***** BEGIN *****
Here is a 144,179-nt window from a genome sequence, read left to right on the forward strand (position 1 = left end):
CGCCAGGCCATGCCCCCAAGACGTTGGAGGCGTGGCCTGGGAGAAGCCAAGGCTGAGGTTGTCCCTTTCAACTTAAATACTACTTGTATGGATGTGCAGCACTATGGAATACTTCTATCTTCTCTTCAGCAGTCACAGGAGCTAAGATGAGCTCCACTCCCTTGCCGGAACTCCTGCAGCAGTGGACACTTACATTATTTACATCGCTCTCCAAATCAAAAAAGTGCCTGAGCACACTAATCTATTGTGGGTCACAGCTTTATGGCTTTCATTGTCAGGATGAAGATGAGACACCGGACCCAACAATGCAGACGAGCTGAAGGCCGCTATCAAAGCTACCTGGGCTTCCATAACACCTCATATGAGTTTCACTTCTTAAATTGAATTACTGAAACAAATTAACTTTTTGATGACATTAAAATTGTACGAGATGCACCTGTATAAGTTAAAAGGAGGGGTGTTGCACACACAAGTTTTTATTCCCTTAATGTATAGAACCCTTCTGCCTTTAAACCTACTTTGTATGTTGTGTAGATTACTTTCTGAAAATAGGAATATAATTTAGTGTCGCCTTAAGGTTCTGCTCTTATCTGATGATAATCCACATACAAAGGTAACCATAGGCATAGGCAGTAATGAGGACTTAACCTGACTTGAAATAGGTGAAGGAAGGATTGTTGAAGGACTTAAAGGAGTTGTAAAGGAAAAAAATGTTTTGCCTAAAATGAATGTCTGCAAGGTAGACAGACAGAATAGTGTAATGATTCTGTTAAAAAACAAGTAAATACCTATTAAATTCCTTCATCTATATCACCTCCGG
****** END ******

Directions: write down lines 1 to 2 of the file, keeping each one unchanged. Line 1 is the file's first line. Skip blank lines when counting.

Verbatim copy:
Here is a 144,179-nt window from a genome sequence, read left to right on the forward strand (position 1 = left end):
CGCCAGGCCATGCCCCCAAGACGTTGGAGGCGTGGCCTGGGAGAAGCCAAGGCTGAGGTTGTCCCTTTCAACTTAAATACTACTTGTATGGATGTGCAGCACTATGGAATACTTCTATCTTCTCTTCAGCAGTCACAGGAGCTAAGATGAGCTCCACTCCCTTGCCGGAACTCCTGCAGCAGTGGACACTTACATTATTTACATCGCTCTCCAAATCAAAAAAGTGCCTGAGCACACTAATCTATTGTGGGTCACAGCTTTATGGCTTTCATTGTCAGGATGAAGATGAGACACCGGACCCAACAATGCAGACGAGCTGAAGGCCGCTATCAAAGCTACCTGGGCTTCCATAACACCTCATATGAGTTTCACTTCTTAAATTGAATTACTGAAACAAATTAACTTTTTGATGACATTAAAATTGTACGAGATGCACCTGTATAAGTTAAAAGGAGGGGTGTTGCACACACAAGTTTTTATTCCCTTAATGTATAGAACCCTTCTGCCTTTAAACCTACTTTGTATGTTGTGTAGATTACTTTCTGAAAATAGGAATATAATTTAGTGTCGCCTTAAGGTTCTGCTCTTATCTGATGATAATCCACATACAAAGGTAACCATAGGCATAGGCAGTAATGAGGACTTAACCTGACTTGAAATAGGTGAAGGAAGGATTGTTGAAGGACTTAAAGGAGTTGTAAAGGAAAAAAATGTTTTGCCTAAAATGAATGTCTGCAAGGTAGACAGACAGAATAGTGTAATGATTCTGTTAAAAAACAAGTAAATACCTATTAAATTCCTTCATCTATATCACCTCCGG